You see, I’m not actually a runner. I’m a poser of sorts. A mom just trying to keep the flab under control long enough to make it through another bathing suit season. When I was in labor for our first son, the nurse took my blood pressure [which is famously low] and just stared at the numbers. “Wow.” She said. “Are you a runner? Do you run marathons?” I about spewed my epidural. Ask anybody who has known me for longer than 9 months, and they’ll tell you. Me running marathons is about as likely as me winning Top Chef with camping gear.
No, I’m not actually a runner. But I do like the cute clothes that you get to buy if you’re willing to spend the money and want to get high-tech. Note that I’m not wearing anything high-tech. I’m sporting a pair of $19 ‘work-out capris’ from Gap and a shirt I got from Voice of the Martyrs. Not exactly what you’d call ‘wicking’ material. I’m blaming my time on that.
I ran in my first 5K last fall and just finished another one on Memorial Day with my BNE. I’m always amazed when I can run 3 miles without falling over, crying, fainting, or barfing in someone’s lawn. In Cold Tangerines, Shauna Niequist talks about how for so long she abused her body or took it for granted. How she overlooked the mystery and majesty of health and parts that work and grow. Once she got pregnant and saw how her body–that same taken-for-granted body–nourished a new life, her perspective totally changed. She appreciated it again. She was thankful for it.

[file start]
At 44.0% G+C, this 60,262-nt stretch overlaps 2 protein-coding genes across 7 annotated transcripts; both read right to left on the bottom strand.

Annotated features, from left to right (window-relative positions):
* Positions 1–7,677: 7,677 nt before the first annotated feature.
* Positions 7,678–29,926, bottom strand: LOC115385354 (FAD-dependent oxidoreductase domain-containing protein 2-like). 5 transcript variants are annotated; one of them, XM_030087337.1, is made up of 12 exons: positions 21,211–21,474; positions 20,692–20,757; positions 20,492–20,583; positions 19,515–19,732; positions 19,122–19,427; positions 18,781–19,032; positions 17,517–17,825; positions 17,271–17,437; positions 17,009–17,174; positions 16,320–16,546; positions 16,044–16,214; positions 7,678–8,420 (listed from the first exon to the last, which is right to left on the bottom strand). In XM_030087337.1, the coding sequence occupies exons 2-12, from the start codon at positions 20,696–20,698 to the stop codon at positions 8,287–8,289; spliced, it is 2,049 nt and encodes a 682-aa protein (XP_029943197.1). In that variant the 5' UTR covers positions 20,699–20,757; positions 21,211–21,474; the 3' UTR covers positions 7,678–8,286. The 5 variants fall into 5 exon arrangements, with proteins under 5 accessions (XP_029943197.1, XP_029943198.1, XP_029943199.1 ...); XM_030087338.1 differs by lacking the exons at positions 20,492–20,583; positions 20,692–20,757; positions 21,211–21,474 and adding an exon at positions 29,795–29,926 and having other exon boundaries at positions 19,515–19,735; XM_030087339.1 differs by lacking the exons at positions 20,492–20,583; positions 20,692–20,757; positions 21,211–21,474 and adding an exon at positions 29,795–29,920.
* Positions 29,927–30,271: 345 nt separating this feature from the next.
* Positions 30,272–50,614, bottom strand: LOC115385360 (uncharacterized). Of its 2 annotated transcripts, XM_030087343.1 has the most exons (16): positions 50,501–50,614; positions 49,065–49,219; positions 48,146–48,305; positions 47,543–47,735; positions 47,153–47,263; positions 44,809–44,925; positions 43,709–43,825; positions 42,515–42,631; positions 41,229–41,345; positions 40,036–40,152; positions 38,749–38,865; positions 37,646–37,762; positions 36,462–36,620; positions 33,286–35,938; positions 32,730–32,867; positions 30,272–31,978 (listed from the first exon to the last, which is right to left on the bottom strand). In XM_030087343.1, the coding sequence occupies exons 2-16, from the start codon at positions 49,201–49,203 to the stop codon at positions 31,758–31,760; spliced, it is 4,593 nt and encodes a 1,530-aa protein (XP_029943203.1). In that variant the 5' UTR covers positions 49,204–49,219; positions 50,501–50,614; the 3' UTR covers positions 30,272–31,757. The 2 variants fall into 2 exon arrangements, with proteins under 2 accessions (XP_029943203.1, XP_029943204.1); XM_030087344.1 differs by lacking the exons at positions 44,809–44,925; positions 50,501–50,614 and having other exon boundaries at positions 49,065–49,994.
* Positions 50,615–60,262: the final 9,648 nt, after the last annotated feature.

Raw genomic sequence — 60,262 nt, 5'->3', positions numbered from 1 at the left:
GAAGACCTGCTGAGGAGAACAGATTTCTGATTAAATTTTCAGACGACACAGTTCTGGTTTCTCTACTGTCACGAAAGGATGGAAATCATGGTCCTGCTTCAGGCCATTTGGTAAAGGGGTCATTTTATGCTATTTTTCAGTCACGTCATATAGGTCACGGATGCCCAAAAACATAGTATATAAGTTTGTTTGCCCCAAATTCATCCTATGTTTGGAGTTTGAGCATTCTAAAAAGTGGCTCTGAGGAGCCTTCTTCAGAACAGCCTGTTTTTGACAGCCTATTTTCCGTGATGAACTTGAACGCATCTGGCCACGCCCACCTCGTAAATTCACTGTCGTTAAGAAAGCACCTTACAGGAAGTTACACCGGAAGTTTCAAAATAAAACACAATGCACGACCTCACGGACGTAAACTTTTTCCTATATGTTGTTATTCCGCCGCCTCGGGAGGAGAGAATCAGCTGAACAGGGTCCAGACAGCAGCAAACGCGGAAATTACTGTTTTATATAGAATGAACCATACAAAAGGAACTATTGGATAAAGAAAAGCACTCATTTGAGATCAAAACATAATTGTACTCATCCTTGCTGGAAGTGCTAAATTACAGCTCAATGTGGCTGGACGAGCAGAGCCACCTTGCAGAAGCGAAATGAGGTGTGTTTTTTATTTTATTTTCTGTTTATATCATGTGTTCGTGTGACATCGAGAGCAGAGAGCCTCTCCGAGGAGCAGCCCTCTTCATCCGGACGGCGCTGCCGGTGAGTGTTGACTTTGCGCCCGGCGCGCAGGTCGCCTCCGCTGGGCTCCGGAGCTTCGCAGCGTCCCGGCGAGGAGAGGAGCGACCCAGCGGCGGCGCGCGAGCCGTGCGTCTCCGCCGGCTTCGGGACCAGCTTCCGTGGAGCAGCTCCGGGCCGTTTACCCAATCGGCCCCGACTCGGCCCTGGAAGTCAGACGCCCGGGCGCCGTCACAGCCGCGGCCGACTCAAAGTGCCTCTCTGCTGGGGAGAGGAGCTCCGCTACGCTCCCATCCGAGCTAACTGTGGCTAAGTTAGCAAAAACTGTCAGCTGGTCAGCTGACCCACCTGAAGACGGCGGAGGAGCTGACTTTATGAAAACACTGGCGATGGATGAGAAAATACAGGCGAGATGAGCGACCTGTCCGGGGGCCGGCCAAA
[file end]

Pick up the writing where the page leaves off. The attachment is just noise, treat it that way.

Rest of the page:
That’s how I feel when I run. Despite my knees that crunch and sports bra that doesn’t quite get the job done, I feel strong. I feel powerful. For me it’s a real sense of accomplishment to finish a race and not have to stop to walk because it’s doing something I didn’t think I could do. I’m not at all like those tanned gazelle-like size 4 girls who are fresh out of college and run 2 miles before the race as a warm-up. Spare me. No need for craziness at 8 a.m.
But I am out there, trying, and later this month, Lord willing, I’ll do another one. My goals are simple:
2. Run the entire race
3. Finish in under 30 minutes.
There it is! In print! There will be a whole slew of other moms and friends out there with me, conquering fears, overcoming obstacles, and doing what they didn’t think they could do.
So cheers to all you actual runners and all you wannabe’s like me. Get a shirt that wicks and bra that works…and hit the road.